The study, published in the journal Nature Microbiology, found that the simulations were consistent with actual DNA data obtained from a global public HIV database.
“We looked for special genetic patterns that we had seen in the simulations, and we can confirm that these patterns also hold for real data covering the entire epidemic,” said lead author Thomas Leitner from the Los Alamos National Laboratory in the US.
The changing “genetic signatures” of its code provide a path that can be followed in determining the origin and time frame of an infection, the study found.
The rapid mutational capability of the virus is useful for the epidemiological sleuthing, but is also one of the features that makes it so difficult to tackle with a vaccine.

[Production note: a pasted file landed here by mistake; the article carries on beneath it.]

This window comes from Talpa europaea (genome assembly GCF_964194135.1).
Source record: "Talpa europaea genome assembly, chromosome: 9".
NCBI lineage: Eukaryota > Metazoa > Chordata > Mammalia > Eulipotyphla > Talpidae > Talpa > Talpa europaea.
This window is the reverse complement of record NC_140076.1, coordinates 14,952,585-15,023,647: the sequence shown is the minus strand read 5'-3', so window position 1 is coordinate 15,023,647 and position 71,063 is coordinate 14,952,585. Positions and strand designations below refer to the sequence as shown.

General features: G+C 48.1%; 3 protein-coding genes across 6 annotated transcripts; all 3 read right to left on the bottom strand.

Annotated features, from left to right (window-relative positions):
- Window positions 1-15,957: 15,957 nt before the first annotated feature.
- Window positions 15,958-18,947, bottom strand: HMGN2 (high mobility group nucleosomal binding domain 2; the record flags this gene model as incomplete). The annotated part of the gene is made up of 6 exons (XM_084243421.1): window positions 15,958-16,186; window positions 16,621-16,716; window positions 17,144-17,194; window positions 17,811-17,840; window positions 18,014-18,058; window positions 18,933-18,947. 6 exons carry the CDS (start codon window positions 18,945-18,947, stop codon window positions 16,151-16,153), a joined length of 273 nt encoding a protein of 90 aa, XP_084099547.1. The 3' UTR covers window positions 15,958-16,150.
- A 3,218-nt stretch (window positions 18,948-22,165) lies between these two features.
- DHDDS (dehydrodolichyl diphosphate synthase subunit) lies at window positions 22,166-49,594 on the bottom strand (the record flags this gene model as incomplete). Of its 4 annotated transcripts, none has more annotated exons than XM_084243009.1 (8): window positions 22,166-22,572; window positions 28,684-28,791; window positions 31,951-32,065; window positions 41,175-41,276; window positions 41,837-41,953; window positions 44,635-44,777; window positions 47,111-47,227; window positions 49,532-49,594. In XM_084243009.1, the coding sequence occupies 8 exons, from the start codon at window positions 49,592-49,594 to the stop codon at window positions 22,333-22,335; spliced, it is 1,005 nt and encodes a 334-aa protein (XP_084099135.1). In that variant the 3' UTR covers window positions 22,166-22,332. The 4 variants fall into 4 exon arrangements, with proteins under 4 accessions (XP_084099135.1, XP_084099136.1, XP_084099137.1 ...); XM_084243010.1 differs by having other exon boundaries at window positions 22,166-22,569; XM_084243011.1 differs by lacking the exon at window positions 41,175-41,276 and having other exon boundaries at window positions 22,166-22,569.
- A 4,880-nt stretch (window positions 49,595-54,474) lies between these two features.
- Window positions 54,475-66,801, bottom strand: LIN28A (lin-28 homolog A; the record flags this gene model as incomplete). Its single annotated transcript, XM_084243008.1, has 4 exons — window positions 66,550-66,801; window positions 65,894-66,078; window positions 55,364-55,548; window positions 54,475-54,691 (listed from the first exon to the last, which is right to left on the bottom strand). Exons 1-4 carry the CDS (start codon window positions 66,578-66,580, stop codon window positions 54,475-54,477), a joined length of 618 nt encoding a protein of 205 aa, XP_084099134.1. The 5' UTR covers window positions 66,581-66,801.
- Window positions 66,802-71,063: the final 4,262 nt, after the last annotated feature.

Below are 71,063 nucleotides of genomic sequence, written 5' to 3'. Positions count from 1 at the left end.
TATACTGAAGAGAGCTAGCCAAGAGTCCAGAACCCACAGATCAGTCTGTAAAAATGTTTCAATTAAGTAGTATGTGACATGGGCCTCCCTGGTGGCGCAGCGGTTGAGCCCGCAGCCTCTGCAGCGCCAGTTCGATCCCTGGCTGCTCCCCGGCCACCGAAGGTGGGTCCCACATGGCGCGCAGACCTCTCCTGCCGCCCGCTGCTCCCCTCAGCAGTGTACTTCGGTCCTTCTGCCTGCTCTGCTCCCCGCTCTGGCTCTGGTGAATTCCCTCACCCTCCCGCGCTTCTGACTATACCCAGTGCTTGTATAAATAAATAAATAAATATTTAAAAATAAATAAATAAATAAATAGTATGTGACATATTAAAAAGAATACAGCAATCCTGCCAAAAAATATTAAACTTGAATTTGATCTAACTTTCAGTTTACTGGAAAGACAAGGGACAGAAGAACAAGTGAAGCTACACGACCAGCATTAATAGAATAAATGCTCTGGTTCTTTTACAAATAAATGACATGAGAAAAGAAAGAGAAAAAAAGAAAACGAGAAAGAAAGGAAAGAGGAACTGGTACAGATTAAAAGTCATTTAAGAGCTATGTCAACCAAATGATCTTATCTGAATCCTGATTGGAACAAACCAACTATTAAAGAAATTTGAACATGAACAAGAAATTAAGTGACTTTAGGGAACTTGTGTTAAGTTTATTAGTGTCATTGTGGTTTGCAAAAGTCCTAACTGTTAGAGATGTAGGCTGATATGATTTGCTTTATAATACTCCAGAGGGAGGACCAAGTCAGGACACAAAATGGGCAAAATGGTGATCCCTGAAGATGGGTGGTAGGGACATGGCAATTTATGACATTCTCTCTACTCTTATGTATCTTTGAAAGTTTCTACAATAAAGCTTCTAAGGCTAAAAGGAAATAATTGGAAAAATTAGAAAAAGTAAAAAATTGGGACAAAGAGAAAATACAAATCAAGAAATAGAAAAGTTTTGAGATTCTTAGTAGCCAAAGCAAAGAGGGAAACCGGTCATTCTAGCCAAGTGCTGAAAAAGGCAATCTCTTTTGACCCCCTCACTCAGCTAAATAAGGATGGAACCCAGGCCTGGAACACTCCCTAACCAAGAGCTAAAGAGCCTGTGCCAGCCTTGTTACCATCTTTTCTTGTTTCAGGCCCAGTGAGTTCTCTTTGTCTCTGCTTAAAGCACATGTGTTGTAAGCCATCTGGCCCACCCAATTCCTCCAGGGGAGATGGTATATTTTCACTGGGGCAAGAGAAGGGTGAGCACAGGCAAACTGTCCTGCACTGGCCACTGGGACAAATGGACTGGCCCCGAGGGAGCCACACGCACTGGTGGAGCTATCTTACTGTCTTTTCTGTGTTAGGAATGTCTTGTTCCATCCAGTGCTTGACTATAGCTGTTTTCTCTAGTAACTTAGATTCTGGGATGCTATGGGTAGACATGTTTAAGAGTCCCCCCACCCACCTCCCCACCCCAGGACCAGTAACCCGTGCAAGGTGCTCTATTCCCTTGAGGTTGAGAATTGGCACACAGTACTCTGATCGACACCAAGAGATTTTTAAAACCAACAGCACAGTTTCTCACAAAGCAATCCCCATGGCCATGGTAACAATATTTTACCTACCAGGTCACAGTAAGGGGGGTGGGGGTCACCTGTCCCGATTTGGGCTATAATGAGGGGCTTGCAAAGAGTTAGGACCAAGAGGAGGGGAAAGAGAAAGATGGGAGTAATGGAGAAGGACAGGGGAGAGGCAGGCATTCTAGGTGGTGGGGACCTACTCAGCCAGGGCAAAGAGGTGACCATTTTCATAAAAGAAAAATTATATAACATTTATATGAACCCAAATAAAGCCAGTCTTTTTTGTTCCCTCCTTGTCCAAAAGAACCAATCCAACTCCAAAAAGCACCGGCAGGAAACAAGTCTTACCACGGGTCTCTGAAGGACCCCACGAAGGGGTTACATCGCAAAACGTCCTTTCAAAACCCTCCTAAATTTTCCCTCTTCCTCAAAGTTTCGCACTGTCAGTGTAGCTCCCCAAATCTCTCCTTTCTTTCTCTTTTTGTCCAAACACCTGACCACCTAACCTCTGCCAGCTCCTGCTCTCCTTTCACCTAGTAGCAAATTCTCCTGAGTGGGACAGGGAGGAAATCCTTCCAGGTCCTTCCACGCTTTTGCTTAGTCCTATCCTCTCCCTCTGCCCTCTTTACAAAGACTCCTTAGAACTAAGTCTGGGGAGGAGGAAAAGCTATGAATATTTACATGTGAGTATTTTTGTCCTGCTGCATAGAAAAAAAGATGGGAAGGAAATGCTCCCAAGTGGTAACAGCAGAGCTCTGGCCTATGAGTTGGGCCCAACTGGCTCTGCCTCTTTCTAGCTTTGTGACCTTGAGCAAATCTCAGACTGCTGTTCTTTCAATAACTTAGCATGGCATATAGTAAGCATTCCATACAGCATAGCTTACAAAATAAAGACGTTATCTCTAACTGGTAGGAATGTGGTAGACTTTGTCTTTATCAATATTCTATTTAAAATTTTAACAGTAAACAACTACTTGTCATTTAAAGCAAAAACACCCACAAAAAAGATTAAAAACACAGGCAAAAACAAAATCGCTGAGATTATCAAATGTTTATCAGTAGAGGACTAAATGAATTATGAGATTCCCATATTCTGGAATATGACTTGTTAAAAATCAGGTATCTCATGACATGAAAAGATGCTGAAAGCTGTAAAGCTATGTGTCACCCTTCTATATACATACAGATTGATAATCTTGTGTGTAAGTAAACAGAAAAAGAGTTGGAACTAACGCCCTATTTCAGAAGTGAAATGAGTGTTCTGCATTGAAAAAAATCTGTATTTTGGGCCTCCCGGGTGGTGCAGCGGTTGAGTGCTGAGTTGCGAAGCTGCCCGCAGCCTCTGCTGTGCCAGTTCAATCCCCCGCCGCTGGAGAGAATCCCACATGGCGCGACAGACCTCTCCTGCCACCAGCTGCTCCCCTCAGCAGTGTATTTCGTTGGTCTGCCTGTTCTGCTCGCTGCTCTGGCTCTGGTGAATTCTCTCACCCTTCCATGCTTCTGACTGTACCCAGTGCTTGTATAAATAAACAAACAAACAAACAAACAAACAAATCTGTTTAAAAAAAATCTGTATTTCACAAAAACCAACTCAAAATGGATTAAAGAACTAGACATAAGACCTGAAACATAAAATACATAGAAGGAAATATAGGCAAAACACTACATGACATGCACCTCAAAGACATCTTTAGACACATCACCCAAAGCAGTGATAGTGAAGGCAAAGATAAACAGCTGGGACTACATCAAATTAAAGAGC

The research team found that certain phylogenetic “family tree” patterns correlated to the DNA data from 955 pairs of people, in which the transmitter and recipient of the virus were known.
“These HIV transmissions had known linkage based on epidemiological information such as partner studies, mother-to-child transmission, pairs identified by contact tracing, and criminal cases,” the researchers said.
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